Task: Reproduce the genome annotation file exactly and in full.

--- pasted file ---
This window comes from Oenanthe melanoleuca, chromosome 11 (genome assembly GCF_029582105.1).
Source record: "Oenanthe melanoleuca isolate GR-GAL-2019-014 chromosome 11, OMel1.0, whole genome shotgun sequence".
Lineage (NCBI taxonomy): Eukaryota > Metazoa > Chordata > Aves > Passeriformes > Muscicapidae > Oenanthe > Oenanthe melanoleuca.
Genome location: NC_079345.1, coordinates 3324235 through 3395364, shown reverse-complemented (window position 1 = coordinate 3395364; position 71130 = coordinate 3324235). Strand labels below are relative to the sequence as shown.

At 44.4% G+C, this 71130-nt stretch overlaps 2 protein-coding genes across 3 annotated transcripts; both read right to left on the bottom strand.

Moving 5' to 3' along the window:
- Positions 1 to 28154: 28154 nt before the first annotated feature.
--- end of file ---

This window comes from Oenanthe melanoleuca, chromosome 11 (genome assembly GCF_029582105.1).
Source record: "Oenanthe melanoleuca isolate GR-GAL-2019-014 chromosome 11, OMel1.0, whole genome shotgun sequence".
Lineage (NCBI taxonomy): Eukaryota > Metazoa > Chordata > Aves > Passeriformes > Muscicapidae > Oenanthe > Oenanthe melanoleuca.
Genome location: NC_079345.1, coordinates 3324235 through 3395364, shown reverse-complemented (window position 1 = coordinate 3395364; position 71130 = coordinate 3324235). Strand labels below are relative to the sequence as shown.

At 44.4% G+C, this 71130-nt stretch overlaps 2 protein-coding genes across 3 annotated transcripts; both read right to left on the bottom strand.

Moving 5' to 3' along the window:
- Positions 1 to 28154: 28154 nt before the first annotated feature.